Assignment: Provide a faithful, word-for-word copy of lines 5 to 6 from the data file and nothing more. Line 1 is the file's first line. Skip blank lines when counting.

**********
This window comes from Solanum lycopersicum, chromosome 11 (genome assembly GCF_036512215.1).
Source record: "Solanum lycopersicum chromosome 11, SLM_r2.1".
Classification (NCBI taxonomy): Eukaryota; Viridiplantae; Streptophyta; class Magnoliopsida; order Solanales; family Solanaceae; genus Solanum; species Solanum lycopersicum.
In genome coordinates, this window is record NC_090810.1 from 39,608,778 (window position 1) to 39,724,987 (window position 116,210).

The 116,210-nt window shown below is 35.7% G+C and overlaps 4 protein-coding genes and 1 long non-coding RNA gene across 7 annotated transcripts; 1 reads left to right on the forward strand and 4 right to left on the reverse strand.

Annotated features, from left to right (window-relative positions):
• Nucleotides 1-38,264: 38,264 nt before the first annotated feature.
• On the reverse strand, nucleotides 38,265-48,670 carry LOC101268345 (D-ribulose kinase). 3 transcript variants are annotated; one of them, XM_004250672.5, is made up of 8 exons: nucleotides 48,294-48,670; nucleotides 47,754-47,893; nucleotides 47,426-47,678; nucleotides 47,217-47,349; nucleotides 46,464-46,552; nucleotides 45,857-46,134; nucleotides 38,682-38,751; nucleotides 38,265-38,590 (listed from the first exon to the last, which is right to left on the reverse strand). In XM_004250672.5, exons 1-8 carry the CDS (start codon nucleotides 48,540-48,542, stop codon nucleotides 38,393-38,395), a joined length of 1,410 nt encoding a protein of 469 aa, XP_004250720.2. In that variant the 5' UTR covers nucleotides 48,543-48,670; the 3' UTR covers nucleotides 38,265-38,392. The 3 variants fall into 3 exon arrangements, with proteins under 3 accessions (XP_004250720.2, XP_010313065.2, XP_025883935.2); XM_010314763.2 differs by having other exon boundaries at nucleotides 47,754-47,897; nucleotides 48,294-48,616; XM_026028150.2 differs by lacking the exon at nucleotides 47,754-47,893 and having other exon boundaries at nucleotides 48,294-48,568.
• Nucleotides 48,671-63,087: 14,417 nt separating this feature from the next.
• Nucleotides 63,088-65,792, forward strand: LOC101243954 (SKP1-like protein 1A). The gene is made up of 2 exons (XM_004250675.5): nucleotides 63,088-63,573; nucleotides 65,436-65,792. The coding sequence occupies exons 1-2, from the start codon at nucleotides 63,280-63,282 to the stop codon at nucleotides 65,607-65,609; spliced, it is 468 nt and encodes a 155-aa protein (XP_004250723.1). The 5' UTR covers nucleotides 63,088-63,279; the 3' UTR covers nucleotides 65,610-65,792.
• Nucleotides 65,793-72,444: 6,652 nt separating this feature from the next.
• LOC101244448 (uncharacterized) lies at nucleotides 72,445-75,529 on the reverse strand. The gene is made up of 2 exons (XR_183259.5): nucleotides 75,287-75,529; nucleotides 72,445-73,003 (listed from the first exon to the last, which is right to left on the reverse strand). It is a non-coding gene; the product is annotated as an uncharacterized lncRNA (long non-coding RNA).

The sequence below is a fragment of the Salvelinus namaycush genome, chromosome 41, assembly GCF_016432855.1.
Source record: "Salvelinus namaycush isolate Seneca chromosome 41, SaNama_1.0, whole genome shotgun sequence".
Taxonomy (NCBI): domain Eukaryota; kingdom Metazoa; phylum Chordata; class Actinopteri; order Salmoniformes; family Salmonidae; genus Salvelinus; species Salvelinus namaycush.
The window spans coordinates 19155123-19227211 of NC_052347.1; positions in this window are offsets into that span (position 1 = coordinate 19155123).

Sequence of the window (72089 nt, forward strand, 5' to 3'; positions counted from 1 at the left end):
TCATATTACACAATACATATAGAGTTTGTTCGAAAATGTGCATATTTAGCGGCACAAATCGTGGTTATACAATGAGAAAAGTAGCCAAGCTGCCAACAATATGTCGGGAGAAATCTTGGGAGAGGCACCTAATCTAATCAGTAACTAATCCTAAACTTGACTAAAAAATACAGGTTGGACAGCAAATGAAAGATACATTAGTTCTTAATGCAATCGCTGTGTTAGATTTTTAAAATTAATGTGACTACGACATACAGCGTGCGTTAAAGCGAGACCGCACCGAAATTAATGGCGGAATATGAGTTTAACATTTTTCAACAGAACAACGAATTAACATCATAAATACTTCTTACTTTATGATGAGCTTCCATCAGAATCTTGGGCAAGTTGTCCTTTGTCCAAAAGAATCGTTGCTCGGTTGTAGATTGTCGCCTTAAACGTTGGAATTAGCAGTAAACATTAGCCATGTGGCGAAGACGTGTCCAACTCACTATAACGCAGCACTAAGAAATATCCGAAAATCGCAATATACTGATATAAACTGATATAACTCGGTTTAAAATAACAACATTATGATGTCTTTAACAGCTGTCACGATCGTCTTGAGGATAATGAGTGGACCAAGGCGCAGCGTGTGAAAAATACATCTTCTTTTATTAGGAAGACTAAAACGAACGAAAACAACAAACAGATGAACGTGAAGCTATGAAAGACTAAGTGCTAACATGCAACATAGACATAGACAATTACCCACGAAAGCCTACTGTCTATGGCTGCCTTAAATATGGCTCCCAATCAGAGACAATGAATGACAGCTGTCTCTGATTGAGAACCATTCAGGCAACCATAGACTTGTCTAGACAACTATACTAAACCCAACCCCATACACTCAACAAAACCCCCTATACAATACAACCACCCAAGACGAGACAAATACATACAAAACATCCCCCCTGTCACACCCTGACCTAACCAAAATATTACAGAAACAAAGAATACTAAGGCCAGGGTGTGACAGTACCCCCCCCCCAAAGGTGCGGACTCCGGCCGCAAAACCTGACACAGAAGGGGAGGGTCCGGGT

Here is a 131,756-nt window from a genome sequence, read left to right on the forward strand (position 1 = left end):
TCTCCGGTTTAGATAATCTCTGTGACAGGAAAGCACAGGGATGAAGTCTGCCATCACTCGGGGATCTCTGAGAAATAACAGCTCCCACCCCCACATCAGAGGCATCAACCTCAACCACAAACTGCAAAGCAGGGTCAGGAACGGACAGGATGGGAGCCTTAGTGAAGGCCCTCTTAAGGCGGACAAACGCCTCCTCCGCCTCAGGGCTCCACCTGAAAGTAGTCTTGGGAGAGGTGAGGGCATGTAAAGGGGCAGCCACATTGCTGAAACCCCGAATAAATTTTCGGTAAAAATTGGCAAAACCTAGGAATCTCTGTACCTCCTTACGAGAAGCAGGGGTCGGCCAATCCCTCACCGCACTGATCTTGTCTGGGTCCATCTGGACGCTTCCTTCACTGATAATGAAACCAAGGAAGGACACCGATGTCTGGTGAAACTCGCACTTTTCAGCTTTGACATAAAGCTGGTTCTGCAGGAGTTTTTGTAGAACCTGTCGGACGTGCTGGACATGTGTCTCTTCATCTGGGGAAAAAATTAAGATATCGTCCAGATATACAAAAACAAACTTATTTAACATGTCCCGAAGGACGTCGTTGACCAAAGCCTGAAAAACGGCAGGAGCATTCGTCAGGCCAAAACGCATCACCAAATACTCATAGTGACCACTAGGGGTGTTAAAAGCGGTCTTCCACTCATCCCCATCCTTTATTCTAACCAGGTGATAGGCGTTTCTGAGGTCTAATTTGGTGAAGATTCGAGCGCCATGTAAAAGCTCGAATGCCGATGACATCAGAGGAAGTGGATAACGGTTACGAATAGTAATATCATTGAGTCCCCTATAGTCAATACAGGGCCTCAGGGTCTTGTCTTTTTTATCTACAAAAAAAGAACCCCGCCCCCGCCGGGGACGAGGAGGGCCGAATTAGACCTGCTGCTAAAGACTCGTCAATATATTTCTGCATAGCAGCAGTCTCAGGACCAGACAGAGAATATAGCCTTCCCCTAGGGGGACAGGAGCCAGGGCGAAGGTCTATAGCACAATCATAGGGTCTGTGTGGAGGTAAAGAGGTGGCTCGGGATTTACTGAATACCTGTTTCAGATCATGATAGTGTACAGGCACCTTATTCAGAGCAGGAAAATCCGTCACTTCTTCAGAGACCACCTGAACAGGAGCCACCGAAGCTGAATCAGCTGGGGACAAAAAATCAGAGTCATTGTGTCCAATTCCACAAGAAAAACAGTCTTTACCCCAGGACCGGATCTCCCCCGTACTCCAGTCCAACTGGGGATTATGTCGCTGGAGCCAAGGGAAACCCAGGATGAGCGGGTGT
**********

The 116,210-nt window shown below is 35.7% G+C and overlaps 4 protein-coding genes and 1 long non-coding RNA gene across 7 annotated transcripts; 1 reads left to right on the forward strand and 4 right to left on the reverse strand.

Annotated features, from left to right (window-relative positions):